“Commissioner, in my experience in public service, it is almost always a stuff up. I cannot think of any examples where a conspiracy has been co-opted by people to do something deliberately.”
Those were the words of retired departmental secretary Finn Pratt when he appeared before the Royal Commission into the Robodebt Scheme.
Mr Pratt headed the Department of Social Services between 2013 and 2017 and told the royal commission on Thursday (10 November) that while he was not across the details of the failed debt-recovery scheme, he accepted the assurances from Centrelink that it was lawful.
He even signed a letter to that effect when responding to the Commonwealth Ombudsman’s report in 2017.
It was on the advice of his deputy secretary Serena Wilson, who had earlier told the hearing that she had advice the scheme was unlawful but she didn’t pass that advice to Mr Pratt.
“I trusted Ms Wilson and implicitly the advice that she gave me,” Mr Pratt told the commission.
“Ms Wilson is one of the finest public servants I’ve had the privilege of working with. She was highly intelligent, highly expert and highly ethical.
“In my view, if I think people have discharged their responsibilities in good faith, then I take responsibility as secretary.”
The former secretary said public servants are good at damage control and that implementation of the unlawful scheme was more a stuff-up than a conspiracy.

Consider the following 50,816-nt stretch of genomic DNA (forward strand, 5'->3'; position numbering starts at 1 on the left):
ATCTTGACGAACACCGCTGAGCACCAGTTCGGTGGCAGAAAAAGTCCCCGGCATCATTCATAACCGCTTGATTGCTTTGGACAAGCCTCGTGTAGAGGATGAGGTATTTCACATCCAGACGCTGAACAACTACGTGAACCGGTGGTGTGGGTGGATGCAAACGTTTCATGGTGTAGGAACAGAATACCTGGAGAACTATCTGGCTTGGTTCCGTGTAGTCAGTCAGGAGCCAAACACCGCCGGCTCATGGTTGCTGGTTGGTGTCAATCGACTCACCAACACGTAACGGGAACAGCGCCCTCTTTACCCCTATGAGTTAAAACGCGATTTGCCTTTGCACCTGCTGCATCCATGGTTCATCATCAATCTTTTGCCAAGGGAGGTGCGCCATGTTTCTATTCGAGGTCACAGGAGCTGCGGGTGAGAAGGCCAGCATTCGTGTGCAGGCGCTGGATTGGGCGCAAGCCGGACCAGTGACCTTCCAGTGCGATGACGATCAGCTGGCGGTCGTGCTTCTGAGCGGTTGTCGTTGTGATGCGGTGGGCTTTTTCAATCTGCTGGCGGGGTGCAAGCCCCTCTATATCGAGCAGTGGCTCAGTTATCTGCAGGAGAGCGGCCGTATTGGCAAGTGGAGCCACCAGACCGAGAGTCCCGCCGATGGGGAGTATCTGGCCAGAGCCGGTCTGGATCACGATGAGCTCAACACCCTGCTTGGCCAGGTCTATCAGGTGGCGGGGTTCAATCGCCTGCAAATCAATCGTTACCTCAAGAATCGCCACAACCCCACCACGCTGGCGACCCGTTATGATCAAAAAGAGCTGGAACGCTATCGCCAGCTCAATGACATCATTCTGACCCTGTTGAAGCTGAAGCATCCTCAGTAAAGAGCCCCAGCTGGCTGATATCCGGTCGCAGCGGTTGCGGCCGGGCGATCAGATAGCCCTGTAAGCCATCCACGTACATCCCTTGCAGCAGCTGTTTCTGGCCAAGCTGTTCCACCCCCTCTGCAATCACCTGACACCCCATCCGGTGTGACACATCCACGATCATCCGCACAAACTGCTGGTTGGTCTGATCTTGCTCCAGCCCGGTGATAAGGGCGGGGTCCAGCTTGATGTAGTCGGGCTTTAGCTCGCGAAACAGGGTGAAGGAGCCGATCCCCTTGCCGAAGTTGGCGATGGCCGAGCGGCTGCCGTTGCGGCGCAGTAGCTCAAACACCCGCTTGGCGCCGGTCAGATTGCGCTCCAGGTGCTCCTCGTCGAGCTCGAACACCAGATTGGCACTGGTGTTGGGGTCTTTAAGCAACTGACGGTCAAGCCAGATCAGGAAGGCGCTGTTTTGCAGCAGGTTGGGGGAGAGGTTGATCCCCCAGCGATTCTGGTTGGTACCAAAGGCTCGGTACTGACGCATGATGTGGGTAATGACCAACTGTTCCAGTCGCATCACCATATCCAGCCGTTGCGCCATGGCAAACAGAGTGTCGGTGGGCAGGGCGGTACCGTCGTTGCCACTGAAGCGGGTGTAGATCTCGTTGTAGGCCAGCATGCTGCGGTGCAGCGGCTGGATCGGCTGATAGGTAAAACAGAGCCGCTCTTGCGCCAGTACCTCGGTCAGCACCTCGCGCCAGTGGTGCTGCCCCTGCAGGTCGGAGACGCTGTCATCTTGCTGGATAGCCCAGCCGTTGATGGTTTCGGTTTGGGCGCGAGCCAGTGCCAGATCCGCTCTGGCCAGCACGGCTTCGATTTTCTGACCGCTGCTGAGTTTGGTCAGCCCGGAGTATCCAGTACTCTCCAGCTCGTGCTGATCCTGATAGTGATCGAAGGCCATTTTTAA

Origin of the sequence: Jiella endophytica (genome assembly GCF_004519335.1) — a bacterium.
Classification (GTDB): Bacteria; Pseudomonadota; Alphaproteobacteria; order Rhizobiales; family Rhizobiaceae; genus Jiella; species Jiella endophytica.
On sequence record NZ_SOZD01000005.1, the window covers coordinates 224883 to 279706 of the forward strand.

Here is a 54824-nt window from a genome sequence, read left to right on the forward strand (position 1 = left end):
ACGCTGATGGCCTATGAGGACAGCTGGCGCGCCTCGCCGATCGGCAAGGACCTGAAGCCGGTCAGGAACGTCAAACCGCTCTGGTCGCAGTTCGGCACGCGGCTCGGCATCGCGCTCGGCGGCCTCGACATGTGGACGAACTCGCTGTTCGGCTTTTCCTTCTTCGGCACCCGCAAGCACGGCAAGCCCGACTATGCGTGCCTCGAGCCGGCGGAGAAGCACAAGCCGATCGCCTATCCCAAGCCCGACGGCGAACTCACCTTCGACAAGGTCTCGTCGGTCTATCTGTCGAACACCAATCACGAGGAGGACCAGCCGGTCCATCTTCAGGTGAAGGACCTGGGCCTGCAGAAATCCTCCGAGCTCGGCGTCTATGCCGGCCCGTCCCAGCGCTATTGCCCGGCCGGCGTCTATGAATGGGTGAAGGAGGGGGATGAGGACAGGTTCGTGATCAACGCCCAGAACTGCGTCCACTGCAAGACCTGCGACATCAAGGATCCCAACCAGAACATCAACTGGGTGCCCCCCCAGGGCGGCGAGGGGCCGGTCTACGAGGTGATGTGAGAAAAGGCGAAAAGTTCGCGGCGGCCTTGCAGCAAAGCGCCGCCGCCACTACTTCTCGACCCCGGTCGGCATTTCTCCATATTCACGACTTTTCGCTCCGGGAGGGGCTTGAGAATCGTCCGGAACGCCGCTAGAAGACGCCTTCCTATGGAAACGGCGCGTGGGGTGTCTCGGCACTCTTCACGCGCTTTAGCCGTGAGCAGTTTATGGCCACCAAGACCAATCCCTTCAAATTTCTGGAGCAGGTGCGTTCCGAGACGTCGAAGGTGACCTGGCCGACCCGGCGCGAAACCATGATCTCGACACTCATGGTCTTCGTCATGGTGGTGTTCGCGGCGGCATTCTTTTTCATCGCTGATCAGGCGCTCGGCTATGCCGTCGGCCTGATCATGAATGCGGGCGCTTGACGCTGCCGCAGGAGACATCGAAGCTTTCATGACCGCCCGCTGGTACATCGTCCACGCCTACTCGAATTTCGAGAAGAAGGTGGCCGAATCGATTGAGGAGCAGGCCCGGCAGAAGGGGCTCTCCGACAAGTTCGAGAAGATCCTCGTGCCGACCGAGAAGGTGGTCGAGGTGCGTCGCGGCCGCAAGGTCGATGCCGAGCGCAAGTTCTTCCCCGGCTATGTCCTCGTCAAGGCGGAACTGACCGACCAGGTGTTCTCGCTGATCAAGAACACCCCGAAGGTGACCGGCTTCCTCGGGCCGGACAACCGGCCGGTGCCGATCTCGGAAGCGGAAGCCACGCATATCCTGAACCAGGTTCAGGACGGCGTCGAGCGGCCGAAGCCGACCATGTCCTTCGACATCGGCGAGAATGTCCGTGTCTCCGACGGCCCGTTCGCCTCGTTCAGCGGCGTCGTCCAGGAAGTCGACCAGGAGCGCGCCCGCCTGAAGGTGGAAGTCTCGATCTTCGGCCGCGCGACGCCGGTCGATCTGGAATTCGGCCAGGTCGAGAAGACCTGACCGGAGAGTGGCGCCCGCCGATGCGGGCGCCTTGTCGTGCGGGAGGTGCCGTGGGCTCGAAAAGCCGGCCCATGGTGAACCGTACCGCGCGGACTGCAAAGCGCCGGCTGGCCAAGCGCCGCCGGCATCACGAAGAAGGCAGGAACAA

“Sometimes bureaucracies can be pretty good at trying to minimise the damage from adverse reports in the media or in senate estimates,” he said.
“If you are suggesting to me that there was a conspiracy among my people to dupe me, I refuse to believe that.
“I worked with these people for many, many years and that is not the nature of these people.”
Robodebt was an automated debt assessment and recovery program employed by Services Australia for Centrelink compliance.
It began in 2016 and became hugely controversial due to its incorrect calculations and threat to issue illegal notices causing untold physical and mental health issues among notice recipients.
It became the subject of numerous inquiries, leading to the Coalition government scrapping the scheme in 2020 and promising to repay 470,000 wrongly issued debts.
In 2021 Federal Court Justice Justice Bernard Murphy ruled the scheme unlawful.
Following Labor’s election victory this year, Prime Minister Anthony Albanese established the royal commission into the matter.
Another former secretary, Kathryn Campbell, who ran the Department of Human Services between 2011 and 2017, also appeared before the royal commission on Thursday.
She blamed Mr Pratt’s department for not being across the legal aspects of the scheme.
“We had left that to the Department of Social Services with responsibility for the legislation,” Ms Campbell said.
“I had not subsequently seen the details that were finally agreed by the government in the lead-up to the budget.”
The scheme was expected to raise more than $1 billion for the federal government.